HomeNewsThe ‘Make in India’ dream: India needs to find it’s own Xiaomi

The ‘Make in India’ dream: India needs to find it’s own Xiaomi


When PM Narendra Modi announced the ‘Make in India’ initiative in September, the first thing that struck us was – How about a phone that is ‘completely’ built in India? Not the old assembled units that are sold by Micromax and the like. But a phone that is built from ground-up in India.

After all, in the last couple of years, the Indian mobile sector has evolved by leaps and bounds.With the increasing purchase power of the middle class and growing number of phone users, it has in fact, become a mining hub for phone ‘vendors’.

IDC official numbers show that from 66 million units shipped in the fiscal year 2006, a whopping 221.6 million units were imported to India in 2012. In 2013, we crossed the 1 billion mark for smartphones and in the first quarter of 2014, India was one of the fastest growing smartphone markets in Asia Pacific. So why not a made in India mobile phone?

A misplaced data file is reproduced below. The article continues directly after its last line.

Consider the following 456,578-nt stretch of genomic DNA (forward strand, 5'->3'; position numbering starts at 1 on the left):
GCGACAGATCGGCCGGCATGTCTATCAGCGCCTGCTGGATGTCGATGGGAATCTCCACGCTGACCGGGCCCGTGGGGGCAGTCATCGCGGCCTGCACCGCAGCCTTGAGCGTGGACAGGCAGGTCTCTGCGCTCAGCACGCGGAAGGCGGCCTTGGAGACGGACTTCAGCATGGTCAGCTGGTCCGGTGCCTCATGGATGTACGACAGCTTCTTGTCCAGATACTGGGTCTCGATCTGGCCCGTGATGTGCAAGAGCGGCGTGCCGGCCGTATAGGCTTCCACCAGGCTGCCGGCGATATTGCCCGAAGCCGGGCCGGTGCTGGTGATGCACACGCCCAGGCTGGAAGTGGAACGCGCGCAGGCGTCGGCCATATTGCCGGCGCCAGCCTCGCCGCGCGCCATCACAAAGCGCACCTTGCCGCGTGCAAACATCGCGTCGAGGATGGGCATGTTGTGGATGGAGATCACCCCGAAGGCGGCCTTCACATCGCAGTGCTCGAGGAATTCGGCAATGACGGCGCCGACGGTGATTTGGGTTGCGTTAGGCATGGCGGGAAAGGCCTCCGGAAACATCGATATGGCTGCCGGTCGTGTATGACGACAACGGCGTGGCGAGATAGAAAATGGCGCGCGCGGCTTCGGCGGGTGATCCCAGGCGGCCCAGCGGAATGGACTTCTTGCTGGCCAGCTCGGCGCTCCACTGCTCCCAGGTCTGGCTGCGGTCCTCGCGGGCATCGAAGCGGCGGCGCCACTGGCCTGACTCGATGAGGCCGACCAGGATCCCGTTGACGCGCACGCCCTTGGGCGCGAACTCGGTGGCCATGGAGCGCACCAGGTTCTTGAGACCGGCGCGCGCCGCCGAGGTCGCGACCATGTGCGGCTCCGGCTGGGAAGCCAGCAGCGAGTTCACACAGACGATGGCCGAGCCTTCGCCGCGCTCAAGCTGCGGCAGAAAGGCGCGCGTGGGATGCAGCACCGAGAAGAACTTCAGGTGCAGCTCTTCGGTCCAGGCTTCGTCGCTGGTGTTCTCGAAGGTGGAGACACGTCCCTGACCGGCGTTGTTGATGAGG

We’ve seen efforts to this end in the past with ‘Project Aakash’ that aimed at an India-built tablet for students. However, Aakash was only assembled in India and couldn’t be called a true ‘Made in India‘tablet.

Xiaomi has already taken the first steps in this direction, and talked about their plans of moving their manufacturing base to India.

So although hazy, the dream may become real in the distant future. We spoke to a few Industry experts, mostly phone makers, and asked them what they think of building a phone in India and the possible hurdles.

‘Make in India’ initiative